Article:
You’re Running for What?


Did confusion about the rules lead to so many unopposed candidates this year?

Organizing an election for the entire Upper School can be a stressful task full of uncertainty and bending of the rules. Both things were definitely seen during this year’s election process which is why next year, a new set of more clear and concrete rules will be implemented and enforced.

There has always been an established time when the candidates must turn in all of their forms and decide what they’re running for. This year, according to Mrs. Carroll Kelly, there were people switching the positions they were running for last minute so that they could be unopposed or against someone they think would be easy to beat. Although this may be an effective political strategy, it’s not exactly playing by the rules and has caused a lot of stress for Mrs. Kelly, who has to organize and keep track of the entire election. This is where the first change in the rules comes in. In order to make the election as fair and organized as possible, “all the candidates will have to meet here [Mrs. Kelly’s room] at 3:30 p.m. on the final day that they can declare candidacy and […] officially say what they’re running for in front of everyone else,” says Mrs. Kelly. She adds, “They [the candidates] need to look at the candidate sheet and check off on their name to make sure there’s no confusion, number one, and number two, that people aren’t waiting to see what positions are unopposed and or who they would be running against that they think would be easier to beat.”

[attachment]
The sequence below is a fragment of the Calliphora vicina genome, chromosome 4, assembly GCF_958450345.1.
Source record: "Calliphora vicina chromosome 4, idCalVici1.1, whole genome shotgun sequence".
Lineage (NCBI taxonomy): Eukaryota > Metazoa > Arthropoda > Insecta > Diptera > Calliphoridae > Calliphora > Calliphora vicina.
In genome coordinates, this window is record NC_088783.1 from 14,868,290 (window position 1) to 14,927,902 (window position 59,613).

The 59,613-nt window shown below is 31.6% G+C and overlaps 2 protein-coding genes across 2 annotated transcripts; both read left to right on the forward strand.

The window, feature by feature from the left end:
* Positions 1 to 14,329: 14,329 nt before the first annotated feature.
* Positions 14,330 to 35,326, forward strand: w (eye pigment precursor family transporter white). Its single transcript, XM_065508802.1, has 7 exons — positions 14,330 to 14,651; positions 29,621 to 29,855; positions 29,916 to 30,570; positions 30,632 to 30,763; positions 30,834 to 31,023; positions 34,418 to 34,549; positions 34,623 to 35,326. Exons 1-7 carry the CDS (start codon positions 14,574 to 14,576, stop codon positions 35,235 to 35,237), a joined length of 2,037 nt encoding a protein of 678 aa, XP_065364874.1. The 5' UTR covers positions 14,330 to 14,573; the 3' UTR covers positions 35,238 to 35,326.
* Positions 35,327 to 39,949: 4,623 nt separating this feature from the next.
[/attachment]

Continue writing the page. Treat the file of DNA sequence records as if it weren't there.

Another problem that is seen often during MCDS elections is confusion surrounding the position and roles of the positions. For the entire Upper School in the Student Government there is a President, Vice President, Program Director, Public Relations Director, and two class representatives from each grade. It can get a bit confusing because each grade has the same positions, which only handle things pertaining to the grade while the Student Government deals with the high school as a whole. Mrs. Kelly recognized that people were getting confused with all of these positions so next year the candidacy form is going to be much clearer and easily comprehensible. “I’m going to make a place where you have to circle what position you’re running for and whether you’re running for your class council or running for the whole school,” explains Mrs. Kelly.

Along with the confusion about the positions came confusion about the sponsors of each position. “I’m gonna make it more clear that I’m the person that signs for Student Government, wherever it says program sponsor and then the class sponsors are the people who sign for the class council […] This year I could see that there was some confusion there, it wasn’t exactly clear but now that I’ve seen that mistake I can clarify it for next year,” assures Mrs. Kelly.

These rules will clarify the entire election process for everyone so that the forms can be filled in on time with no confusion or excuses for not getting them in. They will also hopefully lead to a more honest, equal, and organized race for next year, making the entire election process better overall.